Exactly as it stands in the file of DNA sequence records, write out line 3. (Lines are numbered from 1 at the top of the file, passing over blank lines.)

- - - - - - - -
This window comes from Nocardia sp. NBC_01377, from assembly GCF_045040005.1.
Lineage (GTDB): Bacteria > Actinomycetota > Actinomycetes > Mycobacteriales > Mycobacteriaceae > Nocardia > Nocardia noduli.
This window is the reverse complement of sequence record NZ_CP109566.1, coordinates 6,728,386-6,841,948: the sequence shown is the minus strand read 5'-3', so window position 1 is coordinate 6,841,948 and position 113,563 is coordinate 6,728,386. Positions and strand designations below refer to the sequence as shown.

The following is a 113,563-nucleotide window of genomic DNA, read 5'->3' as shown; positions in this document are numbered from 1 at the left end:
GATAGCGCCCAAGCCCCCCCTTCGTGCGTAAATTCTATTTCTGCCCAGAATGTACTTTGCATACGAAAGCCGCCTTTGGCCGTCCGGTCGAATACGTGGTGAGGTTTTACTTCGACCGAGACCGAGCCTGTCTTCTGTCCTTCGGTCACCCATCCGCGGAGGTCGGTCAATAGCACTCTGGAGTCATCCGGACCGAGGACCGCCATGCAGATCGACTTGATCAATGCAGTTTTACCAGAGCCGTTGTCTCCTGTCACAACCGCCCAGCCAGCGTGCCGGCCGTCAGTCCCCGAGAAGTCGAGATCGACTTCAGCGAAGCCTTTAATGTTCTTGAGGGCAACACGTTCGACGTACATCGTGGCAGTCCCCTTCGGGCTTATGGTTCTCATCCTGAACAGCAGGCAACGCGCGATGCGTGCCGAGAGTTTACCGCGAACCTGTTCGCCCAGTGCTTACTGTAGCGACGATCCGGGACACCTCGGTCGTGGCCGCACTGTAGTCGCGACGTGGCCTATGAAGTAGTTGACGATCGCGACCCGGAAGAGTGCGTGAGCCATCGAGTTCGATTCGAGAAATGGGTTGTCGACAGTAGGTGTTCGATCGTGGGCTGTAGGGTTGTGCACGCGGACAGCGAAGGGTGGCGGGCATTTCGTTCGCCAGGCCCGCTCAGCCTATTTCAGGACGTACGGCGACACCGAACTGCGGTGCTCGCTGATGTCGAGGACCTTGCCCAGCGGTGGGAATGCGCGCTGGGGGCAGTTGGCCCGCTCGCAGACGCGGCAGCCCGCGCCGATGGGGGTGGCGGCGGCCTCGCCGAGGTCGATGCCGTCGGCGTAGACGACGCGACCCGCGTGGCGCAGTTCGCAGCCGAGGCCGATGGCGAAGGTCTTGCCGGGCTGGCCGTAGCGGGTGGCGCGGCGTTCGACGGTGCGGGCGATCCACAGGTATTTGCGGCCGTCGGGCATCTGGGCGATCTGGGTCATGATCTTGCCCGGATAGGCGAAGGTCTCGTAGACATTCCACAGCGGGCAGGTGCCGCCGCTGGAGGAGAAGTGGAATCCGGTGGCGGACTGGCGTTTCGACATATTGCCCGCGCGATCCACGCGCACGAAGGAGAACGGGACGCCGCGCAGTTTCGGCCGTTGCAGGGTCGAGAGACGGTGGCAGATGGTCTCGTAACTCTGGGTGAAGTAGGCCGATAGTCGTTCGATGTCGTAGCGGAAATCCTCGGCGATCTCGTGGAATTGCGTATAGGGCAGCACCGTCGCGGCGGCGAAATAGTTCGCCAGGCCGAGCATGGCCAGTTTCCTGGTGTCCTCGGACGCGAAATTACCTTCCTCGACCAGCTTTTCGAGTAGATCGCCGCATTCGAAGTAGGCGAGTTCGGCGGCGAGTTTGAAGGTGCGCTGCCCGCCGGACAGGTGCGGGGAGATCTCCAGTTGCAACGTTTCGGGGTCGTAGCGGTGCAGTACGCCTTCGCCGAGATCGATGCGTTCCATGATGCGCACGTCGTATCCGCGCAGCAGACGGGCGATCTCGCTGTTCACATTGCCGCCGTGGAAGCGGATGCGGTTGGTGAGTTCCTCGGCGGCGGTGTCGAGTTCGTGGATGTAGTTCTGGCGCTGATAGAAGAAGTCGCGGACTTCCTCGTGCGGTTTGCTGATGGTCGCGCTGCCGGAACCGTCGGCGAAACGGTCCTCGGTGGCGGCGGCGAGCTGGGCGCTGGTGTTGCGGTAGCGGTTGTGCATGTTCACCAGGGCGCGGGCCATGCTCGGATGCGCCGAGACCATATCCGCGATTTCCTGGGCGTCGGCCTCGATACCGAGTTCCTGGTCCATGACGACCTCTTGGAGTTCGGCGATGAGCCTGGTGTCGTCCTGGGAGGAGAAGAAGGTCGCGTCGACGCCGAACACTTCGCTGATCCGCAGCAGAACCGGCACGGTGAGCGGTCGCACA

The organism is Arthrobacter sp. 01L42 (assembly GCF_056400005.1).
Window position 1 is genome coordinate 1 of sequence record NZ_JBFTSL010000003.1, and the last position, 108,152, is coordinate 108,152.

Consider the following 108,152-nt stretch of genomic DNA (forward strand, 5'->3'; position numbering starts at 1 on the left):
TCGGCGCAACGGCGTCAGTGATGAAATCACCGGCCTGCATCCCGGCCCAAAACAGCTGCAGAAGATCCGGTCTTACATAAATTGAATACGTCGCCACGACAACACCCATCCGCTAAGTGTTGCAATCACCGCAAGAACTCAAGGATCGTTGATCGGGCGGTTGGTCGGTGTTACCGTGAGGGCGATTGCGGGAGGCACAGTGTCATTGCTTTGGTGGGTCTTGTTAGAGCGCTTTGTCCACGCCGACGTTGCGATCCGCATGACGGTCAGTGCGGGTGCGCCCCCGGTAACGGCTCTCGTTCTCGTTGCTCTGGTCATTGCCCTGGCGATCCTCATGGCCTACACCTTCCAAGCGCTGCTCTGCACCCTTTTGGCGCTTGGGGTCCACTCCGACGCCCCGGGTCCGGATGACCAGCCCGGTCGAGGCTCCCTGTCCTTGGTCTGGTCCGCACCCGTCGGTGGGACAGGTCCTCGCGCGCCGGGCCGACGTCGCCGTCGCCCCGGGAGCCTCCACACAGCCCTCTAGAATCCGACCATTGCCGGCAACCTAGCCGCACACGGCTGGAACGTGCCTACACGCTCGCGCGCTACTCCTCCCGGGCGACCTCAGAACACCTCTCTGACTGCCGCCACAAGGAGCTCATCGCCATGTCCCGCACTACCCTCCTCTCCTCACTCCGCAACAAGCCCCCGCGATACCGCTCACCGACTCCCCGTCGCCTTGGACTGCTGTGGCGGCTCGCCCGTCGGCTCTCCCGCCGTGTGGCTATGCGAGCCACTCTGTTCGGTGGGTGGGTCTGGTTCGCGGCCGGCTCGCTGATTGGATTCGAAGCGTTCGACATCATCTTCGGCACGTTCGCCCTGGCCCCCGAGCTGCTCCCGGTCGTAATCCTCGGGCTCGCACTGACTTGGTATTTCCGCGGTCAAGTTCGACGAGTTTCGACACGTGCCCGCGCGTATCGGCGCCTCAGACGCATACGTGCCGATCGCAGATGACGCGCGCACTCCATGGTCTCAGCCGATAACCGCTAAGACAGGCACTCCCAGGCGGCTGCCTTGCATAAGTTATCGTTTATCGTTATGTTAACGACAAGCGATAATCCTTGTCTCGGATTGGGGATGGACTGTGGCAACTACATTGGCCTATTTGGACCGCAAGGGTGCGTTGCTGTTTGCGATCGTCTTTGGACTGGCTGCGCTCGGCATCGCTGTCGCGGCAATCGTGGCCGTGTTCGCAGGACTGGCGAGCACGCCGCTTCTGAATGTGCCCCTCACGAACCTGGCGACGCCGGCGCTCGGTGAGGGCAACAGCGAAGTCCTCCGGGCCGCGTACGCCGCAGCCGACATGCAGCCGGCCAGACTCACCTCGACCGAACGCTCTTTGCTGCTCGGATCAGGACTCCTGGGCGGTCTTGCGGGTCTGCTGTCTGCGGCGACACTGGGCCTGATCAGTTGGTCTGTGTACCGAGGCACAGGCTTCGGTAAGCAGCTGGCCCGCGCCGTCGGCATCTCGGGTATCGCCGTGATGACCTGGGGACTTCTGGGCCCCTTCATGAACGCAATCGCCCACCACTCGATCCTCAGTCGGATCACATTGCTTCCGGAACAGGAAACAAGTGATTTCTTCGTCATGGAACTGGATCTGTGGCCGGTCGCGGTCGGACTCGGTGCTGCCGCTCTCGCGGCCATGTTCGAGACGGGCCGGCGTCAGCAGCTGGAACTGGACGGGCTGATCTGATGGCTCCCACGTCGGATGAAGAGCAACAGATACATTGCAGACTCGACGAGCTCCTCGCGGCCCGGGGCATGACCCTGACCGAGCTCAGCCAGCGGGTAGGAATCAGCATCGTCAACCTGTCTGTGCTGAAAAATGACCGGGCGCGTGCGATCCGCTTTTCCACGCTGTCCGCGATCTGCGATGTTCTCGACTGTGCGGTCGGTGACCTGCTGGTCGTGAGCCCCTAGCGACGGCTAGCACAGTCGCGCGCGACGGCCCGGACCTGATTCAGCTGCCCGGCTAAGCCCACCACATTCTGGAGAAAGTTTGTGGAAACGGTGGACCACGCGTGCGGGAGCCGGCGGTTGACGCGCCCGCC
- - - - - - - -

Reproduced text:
This window is the reverse complement of sequence record NZ_CP109566.1, coordinates 6,728,386-6,841,948: the sequence shown is the minus strand read 5'-3', so window position 1 is coordinate 6,841,948 and position 113,563 is coordinate 6,728,386. Positions and strand designations below refer to the sequence as shown.